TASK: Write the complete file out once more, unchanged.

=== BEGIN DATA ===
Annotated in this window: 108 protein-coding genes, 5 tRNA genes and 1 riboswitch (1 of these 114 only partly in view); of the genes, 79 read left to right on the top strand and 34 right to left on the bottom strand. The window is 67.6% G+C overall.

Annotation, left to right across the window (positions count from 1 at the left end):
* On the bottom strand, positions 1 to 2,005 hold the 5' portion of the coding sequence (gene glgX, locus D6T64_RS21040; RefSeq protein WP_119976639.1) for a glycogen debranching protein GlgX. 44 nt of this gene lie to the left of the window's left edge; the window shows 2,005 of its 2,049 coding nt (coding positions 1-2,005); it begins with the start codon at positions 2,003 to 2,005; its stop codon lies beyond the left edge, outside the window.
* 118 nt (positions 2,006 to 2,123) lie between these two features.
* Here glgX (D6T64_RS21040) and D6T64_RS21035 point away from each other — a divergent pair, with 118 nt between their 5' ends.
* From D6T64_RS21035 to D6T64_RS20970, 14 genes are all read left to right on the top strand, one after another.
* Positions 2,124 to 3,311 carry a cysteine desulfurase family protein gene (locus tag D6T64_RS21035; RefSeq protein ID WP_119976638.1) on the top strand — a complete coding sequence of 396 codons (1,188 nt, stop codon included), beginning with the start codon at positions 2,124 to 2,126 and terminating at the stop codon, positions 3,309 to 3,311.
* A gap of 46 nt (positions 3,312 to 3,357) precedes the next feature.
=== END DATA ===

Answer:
Annotated in this window: 108 protein-coding genes, 5 tRNA genes and 1 riboswitch (1 of these 114 only partly in view); of the genes, 79 read left to right on the top strand and 34 right to left on the bottom strand. The window is 67.6% G+C overall.

Annotation, left to right across the window (positions count from 1 at the left end):
* On the bottom strand, positions 1 to 2,005 hold the 5' portion of the coding sequence (gene glgX, locus D6T64_RS21040; RefSeq protein WP_119976639.1) for a glycogen debranching protein GlgX. 44 nt of this gene lie to the left of the window's left edge; the window shows 2,005 of its 2,049 coding nt (coding positions 1-2,005); it begins with the start codon at positions 2,003 to 2,005; its stop codon lies beyond the left edge, outside the window.
* 118 nt (positions 2,006 to 2,123) lie between these two features.
* Here glgX (D6T64_RS21040) and D6T64_RS21035 point away from each other — a divergent pair, with 118 nt between their 5' ends.
* From D6T64_RS21035 to D6T64_RS20970, 14 genes are all read left to right on the top strand, one after another.
* Positions 2,124 to 3,311 carry a cysteine desulfurase family protein gene (locus tag D6T64_RS21035; RefSeq protein ID WP_119976638.1) on the top strand — a complete coding sequence of 396 codons (1,188 nt, stop codon included), beginning with the start codon at positions 2,124 to 2,126 and terminating at the stop codon, positions 3,309 to 3,311.
* A gap of 46 nt (positions 3,312 to 3,357) precedes the next feature.